A Virtual Stroll Around the Walls of Chester

The 'Deva Roman Experience'

dee house 195n 1987, a company by the name of Deva Roman Centre Ltd unsuccessfully applied for planning permission to demolish the grade-II listed Dee House, sitting on the unexcavated half of the Chester Amphitheatre, and, more controversially, to reconstruct a sizeable portion of the site to resemble its imagined appearance in Roman times and run it as a tourist-orientated 'Roman experience'.

Published 9th January 1987, here are Piloti of Private Eye's comments (most of which, incidentally, we happen not to share) on the plan:

"Good ideas never die. What Mussolini did for Rome in the 1930s- sweeping away untidy old medieval and baroque buildings to expose ancient Roman monuments- the good councillors of Chester hope to do in the 1980s. Mussolini, of course, replanned Rome for the benefit of cars, and a misguided reverence for Imperial remains at the expense of later buildings, and to his own greater glory. In Chester it is slightly different: cars are still worshipped- ringroads and relief roads are everywhere- and it is important that the Grosvenor Estate is allowed to develop shopping centres behind every black-and-white facade; but the over-riding aim is the encouragement of yet more tourism.That is what brings in the money.

The case in point is Dee House, in Little St. John Street, a handsome Georgian building which is listed. Messrs Deva Roman Centre Ltd propose to demolish it to allow the excavation of a Roman amphitheatre underneath.

In other words, a listed building of quality is to give way to an ancient monument of dubious archaeological and no aesthetic value. Mussolini would have understood. Here is that English attitude to architecture, that reverence to antiquity rather than beauty, which John Betjamen called "Antiquarian Prejudice" and Robert Byron ridiculed because, "by these standards, a bit of old Roman wall is of more importance than Nash's Regent Street, and one ruined arch than all Wren's churches put together."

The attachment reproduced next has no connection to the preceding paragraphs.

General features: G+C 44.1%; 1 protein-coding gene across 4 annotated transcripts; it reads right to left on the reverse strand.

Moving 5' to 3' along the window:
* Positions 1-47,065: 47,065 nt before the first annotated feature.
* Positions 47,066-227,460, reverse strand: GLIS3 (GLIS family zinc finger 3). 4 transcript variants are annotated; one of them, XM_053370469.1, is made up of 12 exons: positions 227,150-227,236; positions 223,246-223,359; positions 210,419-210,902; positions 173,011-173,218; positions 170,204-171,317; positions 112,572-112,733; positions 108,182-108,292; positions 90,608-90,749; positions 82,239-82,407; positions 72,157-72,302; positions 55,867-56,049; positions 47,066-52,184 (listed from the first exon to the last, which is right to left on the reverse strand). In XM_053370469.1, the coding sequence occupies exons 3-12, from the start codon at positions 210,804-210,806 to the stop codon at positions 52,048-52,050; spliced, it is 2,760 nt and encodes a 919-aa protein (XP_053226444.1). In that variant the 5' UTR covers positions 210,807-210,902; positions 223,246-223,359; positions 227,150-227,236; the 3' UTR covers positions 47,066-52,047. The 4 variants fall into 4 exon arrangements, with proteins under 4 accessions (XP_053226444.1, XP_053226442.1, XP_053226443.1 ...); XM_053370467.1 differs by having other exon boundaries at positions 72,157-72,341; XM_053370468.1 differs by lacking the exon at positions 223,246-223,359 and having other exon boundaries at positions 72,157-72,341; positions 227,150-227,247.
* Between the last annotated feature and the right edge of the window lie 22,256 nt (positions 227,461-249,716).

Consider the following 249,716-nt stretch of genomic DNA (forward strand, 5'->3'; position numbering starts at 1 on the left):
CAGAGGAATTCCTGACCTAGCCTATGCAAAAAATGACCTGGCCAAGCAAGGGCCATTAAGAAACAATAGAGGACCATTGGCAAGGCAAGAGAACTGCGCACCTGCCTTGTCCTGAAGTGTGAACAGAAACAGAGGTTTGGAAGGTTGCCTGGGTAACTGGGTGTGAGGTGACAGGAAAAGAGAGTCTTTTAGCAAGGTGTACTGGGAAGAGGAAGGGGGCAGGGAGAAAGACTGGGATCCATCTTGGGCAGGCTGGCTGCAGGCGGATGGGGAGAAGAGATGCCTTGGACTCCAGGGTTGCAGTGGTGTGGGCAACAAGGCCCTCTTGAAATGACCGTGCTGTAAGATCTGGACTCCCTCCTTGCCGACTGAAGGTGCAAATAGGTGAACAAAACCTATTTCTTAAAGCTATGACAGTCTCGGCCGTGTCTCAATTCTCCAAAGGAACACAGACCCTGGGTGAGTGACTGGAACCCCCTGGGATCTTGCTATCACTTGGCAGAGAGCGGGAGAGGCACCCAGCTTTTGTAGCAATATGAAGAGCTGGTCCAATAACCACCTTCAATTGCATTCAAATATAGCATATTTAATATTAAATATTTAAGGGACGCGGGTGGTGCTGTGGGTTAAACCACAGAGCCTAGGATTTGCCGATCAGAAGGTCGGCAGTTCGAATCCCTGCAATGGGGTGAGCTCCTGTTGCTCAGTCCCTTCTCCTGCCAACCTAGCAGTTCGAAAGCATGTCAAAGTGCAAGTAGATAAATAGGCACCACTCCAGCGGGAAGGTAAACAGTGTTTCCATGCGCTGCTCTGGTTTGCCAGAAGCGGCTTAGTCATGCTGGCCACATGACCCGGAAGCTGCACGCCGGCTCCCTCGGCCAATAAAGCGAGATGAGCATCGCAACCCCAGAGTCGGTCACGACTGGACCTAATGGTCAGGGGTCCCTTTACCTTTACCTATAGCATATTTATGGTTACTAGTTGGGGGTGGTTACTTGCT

In fact, to expose the first half of the amphitheatre, one handsome Victorian Italianate building, St. John's House, has already gone. Then the site remained derelict until the city of Chester put pressure on the DoE to do something, so the Roman remains were 'restored' by carting away old dressed stone and replacing it with new. This is what is really scandalous. There is no reason to pull down Dee House on archaeological grounds as one half of an amphitheatre is just like the other. The real reason is commercial: It is proposed to reconstruct the original amphitheatre, to make a piece of conjectural bogus, 'instant history' which will make the Victorian 'restoration' of cathedrals seem a model of scholarship and tact.

And, in this new amphitheatre, tourists will be able to enjoy a 'Roman experience' and dine in a Roman restaurant. Perhaps Lord Montagu and English Heritage can help by staging the throwing of Christians to the lions- beginning, I suggest, with the Dean and Chapter of Chester.

Soon genteel, smug, picturesque Chester will be nothing but a huge Disneyland surrounded by roads and car parks, a stage set for the tourist and leisure industries. Give me Liverpool any day.


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